While entertaining, we must realize that this show will affect the perception some have of nursing. The last thing needed is for the public to feel that any nurse that has a bad back or a crabby attitude is on drugs, and lets face it people do compare us to characters on shows…ie: Nurse Ratchett. While, yes, we do have drug diverting nurses…there are consequences to this such as losing licensure, rehab, and losing the trust of your colleagues. Also, does this send the message to people who may have a drug problem that its ever so easy to have access to drugs. The extramarital affair, while wrong morally, is an issue that is fluent in most shows and nurses are people too so that isn’t that big of a shocker for me. However, the flushing of the ear, sleeping with the pharm guy to get the drugs, stealing money and being so deceptive as to put crushed vicodin in sugar packets….its just a bit much. So, yeah…I’ll probably watch it every week to see where it goes….at least she speaks her mind.

  4. Jackie June 20, 2009 at 9:18 am

    As a 35+ year veteran ER nurse (and my name is Jackie) I find this show refreshing, darkly funny, and a welcome change from the usual medical shows. I have had three back surgeries through the years and I totally get her addiction…while I never worked under the influence of narcotics or anything stronger than Ibuprofen I know there are nurses (and MDs) out there who are addicted and I do understand how it can happen. I found the moment when she pulled herself up her front steps in the first episode very poignant and personal…I remember having to do that myself for months prior to my last surgery. Her flaws make her real and when she crosses the ethical line she does what I have wished many times I could do…if you didn’t cheer when the ear went down the toilet then you probably don’t get the ED RN mentality. Gallows humor is in part what allows a nurse to survive the busy ED environment long enough to become a veteran. Edie Falco is perfect and I hope the show has a long and successful run…if they ever need material they should call me ;)!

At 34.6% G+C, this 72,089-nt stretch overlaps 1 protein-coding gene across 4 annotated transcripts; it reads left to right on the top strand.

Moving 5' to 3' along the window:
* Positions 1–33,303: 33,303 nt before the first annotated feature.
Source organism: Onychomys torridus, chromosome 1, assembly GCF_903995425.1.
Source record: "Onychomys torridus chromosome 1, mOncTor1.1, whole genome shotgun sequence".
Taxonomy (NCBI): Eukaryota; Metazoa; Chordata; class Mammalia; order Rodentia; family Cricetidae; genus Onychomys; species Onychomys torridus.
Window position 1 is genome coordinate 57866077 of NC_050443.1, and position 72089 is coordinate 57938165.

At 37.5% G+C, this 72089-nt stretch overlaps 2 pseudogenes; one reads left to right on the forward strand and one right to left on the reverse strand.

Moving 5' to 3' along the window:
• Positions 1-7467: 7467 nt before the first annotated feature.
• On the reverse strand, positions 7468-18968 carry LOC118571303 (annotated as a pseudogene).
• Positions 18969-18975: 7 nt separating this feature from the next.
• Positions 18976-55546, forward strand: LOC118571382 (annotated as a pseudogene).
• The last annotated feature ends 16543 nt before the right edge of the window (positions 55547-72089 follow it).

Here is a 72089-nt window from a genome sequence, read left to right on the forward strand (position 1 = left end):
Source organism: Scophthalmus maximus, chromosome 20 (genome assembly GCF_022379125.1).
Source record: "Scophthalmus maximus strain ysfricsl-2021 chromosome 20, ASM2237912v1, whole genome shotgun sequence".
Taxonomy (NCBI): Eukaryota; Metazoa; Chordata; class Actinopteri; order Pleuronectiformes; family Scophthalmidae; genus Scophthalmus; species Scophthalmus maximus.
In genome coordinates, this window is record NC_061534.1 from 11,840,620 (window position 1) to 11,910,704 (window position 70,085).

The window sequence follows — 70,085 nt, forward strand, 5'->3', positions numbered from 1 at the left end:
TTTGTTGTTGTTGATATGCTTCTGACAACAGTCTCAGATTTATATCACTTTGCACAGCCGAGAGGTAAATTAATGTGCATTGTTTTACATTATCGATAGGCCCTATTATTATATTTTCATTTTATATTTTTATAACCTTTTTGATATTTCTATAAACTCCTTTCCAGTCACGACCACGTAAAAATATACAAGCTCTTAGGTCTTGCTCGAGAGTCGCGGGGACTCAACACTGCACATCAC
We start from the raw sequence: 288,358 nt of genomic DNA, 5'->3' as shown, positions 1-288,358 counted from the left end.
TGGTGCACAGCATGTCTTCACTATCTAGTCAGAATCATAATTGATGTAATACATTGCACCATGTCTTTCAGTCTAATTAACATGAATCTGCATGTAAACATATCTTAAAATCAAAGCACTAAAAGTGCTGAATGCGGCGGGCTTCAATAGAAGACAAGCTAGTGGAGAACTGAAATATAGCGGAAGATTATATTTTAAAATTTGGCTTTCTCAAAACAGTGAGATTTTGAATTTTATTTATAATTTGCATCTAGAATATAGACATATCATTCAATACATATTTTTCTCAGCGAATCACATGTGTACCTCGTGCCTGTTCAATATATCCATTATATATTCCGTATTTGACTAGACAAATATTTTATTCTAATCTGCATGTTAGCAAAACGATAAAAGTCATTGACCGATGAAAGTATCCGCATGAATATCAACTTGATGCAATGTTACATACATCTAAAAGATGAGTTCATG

5. […] of that “great lead nurse character” that Diana Mason, AJN editor-in-chief emeritus, has suggested we need. (Click the video above for a preview of episode […]

  6. […] already posted about Showtime’s controversial new drama, Nurse Jackie. When it rains it pours: Hawthorne, […]

  7. Tammy Allen June 15, 2009 at 1:11 pm

    I love this show “Nurse Jackie”. I am not a nurse but a frequent inpatient because of Sarcoidosis and Polyradiculopy. I hope nurses do not become offended at this show because it is fantasy. I respect nurses and the demands of the job. If you feel that this show gives the public a bad view of nurses, then those people who believe this show is factual, need to be committed.